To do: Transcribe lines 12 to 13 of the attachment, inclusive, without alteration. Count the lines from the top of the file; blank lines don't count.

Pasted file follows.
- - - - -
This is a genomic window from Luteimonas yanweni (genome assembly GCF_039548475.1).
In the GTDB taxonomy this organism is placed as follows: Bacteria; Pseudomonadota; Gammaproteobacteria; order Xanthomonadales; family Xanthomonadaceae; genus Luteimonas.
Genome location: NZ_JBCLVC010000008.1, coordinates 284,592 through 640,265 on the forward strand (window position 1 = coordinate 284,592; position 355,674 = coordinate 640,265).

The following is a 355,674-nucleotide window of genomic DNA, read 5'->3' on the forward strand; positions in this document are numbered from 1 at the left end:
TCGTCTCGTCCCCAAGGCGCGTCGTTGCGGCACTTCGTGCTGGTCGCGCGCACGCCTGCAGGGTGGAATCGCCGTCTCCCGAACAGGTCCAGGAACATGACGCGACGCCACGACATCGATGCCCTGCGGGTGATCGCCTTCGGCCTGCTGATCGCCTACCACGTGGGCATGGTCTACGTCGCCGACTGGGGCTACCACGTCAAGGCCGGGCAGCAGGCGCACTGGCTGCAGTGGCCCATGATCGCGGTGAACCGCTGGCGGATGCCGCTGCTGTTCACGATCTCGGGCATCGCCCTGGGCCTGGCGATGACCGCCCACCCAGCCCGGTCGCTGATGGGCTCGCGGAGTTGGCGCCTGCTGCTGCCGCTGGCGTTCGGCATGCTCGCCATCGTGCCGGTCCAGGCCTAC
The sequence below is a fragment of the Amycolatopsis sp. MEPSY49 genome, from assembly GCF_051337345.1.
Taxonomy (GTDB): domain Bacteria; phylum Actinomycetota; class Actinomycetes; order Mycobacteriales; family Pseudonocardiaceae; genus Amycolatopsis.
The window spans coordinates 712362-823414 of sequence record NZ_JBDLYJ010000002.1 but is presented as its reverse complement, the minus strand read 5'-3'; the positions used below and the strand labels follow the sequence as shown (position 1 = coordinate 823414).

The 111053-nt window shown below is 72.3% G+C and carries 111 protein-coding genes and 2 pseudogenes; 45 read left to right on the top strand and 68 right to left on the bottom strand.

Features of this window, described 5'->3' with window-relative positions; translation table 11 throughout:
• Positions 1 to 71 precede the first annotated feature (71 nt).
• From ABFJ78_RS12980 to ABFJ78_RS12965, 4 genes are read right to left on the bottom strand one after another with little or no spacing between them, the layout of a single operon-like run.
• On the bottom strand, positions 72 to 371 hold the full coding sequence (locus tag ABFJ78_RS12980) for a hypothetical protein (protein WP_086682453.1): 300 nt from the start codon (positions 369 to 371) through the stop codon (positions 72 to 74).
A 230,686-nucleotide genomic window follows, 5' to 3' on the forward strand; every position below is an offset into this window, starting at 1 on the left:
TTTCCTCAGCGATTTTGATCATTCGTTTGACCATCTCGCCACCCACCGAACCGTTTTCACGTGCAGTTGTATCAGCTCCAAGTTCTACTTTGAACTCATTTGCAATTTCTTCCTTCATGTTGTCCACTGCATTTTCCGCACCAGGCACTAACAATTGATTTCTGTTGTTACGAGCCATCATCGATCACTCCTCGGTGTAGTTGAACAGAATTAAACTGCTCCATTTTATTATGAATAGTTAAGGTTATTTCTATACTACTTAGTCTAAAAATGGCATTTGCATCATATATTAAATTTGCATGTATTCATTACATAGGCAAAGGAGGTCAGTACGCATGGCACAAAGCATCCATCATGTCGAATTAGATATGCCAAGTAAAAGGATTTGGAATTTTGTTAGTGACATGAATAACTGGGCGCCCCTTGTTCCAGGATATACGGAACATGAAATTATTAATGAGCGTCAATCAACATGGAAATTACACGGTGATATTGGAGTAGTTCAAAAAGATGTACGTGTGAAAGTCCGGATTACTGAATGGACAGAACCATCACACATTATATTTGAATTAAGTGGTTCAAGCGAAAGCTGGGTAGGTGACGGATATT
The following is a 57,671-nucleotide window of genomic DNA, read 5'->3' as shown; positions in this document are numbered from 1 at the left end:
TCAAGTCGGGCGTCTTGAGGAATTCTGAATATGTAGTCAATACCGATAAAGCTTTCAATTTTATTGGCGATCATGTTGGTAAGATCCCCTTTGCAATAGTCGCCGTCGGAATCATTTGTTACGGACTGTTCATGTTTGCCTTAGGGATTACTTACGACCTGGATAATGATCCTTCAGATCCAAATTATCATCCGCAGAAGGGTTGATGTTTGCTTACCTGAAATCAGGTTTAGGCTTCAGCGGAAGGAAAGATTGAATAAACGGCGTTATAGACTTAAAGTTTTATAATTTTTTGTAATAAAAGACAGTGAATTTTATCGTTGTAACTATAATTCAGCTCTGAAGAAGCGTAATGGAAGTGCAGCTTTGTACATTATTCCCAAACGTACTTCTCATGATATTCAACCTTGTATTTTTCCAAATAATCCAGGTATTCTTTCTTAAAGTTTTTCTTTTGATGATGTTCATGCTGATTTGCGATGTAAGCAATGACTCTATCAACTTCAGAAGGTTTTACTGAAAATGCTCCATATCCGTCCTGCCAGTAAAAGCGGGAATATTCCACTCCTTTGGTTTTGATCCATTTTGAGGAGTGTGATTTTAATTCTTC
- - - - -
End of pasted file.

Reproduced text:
• From ABFJ78_RS12980 to ABFJ78_RS12965, 4 genes are read right to left on the bottom strand one after another with little or no spacing between them, the layout of a single operon-like run.
• On the bottom strand, positions 72 to 371 hold the full coding sequence (locus tag ABFJ78_RS12980) for a hypothetical protein (protein WP_086682453.1): 300 nt from the start codon (positions 369 to 371) through the stop codon (positions 72 to 74).